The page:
Published on in Vol 19, No 6 (2017): June

Using Feedback to Promote Physical Activity: The Role of the Feedback Sign

Using Feedback to Promote Physical Activity: The Role of the Feedback Sign

Using Feedback to Promote Physical Activity: The Role of the Feedback Sign

Authors of this article:

Jan-Niklas Kramer1 Author Orcid Image ;   Tobias Kowatsch1 Author Orcid Image

Original Paper

Center for Digital Health Interventions, Institute of Technology Management, University of St. Gallen, St.Gallen, Switzerland

Corresponding Author:

Tobias Kowatsch, PhD

Center for Digital Health Interventions

Institute of Technology Management

University of St. Gallen

Dufourstrasse 40a



Phone: 41 0 71 224 ext 7244

Fax:41 0 71 224 7301


Background: Providing feedback is a technique to promote health behavior that is emphasized by behavior change theories. However, these theories make contradicting predictions regarding the effect of the feedback sign—that is, whether the feedback signals success or failure. Thus, it is unclear whether positive or negative feedback leads to more favorable behavior change in a health behavior intervention.

Objective: The aim of this study was to examine the effect of the feedback sign in a health behavior change intervention.

Methods: Data from participants (N=1623) of a 6-month physical activity intervention was used. Participants received a feedback email at the beginning of each month. Feedback was either positive or negative depending on the participants’ physical activity in the previous month. In an exploratory analysis, change in monthly step count averages was used to evaluate the feedback effect.

Results: The feedback sign did not predict the change in monthly step count averages over the course of the intervention (b=−84.28, P=.28). Descriptive differences between positive and negative feedback can be explained by regression to the mean.

Conclusions: The feedback sign might not influence the effect of monthly feedback emails sent out to participants of a large-scale physical activity intervention. However, randomized studies are needed to further support this conclusion. Limitations as well as opportunities for future research are discussed.

J Med Internet Res 2017;19(6):e192




In 2012, noncommunicable diseases (NCDs) such as diabetes, cardiovascular diseases, chronic respiratory diseases, or cancer were responsible for 68% of deaths worldwide [1].

Physical activity plays a crucial role in the prevention and management of NCDs, as it has been found to affect the incidence and course of NCDs such as diabetes [2], asthma [3], and cancer [4], as well as associated risk factors such as hypertension [5], overweight [6], or high blood sugar [7]. To reduce the burden of NCDs on the worlds’ health and health care systems, researchers have focused on the development of effective physical activity interventions among others.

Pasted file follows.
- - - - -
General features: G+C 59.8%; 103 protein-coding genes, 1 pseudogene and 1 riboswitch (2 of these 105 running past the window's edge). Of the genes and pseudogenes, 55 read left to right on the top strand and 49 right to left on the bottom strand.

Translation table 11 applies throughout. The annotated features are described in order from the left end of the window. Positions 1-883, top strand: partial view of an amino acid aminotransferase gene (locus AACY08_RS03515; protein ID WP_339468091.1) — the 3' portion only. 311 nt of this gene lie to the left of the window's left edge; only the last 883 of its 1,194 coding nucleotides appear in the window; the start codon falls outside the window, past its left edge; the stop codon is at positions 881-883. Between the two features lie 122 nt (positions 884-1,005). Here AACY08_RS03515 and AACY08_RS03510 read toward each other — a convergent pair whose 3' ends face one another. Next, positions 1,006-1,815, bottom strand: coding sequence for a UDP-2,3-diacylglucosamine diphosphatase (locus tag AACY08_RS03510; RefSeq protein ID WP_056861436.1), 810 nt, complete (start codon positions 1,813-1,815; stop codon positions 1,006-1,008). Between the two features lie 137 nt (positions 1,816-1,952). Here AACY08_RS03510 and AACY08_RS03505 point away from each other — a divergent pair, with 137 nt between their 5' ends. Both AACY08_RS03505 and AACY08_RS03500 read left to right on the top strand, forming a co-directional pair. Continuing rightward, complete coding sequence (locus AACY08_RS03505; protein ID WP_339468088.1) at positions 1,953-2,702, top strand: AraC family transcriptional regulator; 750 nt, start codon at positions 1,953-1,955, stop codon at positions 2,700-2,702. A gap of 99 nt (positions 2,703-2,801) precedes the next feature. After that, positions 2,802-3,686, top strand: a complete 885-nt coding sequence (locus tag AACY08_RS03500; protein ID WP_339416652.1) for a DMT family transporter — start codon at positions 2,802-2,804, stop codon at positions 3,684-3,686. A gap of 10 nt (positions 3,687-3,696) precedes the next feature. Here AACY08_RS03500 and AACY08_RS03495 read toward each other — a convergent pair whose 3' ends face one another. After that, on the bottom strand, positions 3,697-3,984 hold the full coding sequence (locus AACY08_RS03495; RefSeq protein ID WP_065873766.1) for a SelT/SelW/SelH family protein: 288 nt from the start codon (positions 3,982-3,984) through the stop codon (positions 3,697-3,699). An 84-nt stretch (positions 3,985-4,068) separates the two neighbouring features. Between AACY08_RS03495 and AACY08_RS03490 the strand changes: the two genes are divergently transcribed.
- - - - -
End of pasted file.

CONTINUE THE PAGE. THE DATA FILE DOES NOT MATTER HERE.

Physical activity interventions often use feedback as a method to change behavior [8-11]. For example, in a review of technology-enabled health interventions [11], feedback was employed in 55 out of approximately 110 (50.0%) reviewed interventions targeting physical activity and was identified as the second-most used behavior change technique. Abraham and Michie [12] defined feedback as “providing data about recorded behavior or evaluating performance in relation to a set standard or others’ performance” (p.382). Despite its widespread use in physical activity interventions however, detailed analysis of feedback and its characteristics has so far been limited to behavioral domains other than health behavior, such as learning [13], professional care practice [14], or employee performance [15]. Research in these areas has indicated positive, yet highly variable effects of feedback on behavior [13-18]. For example, in their meta-analysis, Kluger and DeNisi [18] found a general positive effect of feedback on performance of mostly cognitive and motor tasks (d=.41), but in over one-third of all considered studies, feedback decreased performance. In a Cochrane review examining the effect of feedback on the compliance of health care professionals with desired practice, Jamtvedt et al [17] found a median increase in compliance of 5%. However, results varied from −16% to 70%. These results suggest the existence of further variables that may mediate or moderate the effect of feedback on behavior.

Behavioral theories provide a detailed specification of causal processes that lead to behavior change and can thus help to understand how feedback affects behavior [19]. Two different theories, control theory (CT) [20] and social-cognitive theory (SCT) [21], advocate the use of feedback, but both define different underlying processes. A better understanding of these processes can facilitate the design of feedback in physical activity (and other behavioral) interventions and can help to explain the variability of results of past research.

Feedback According to Control Theory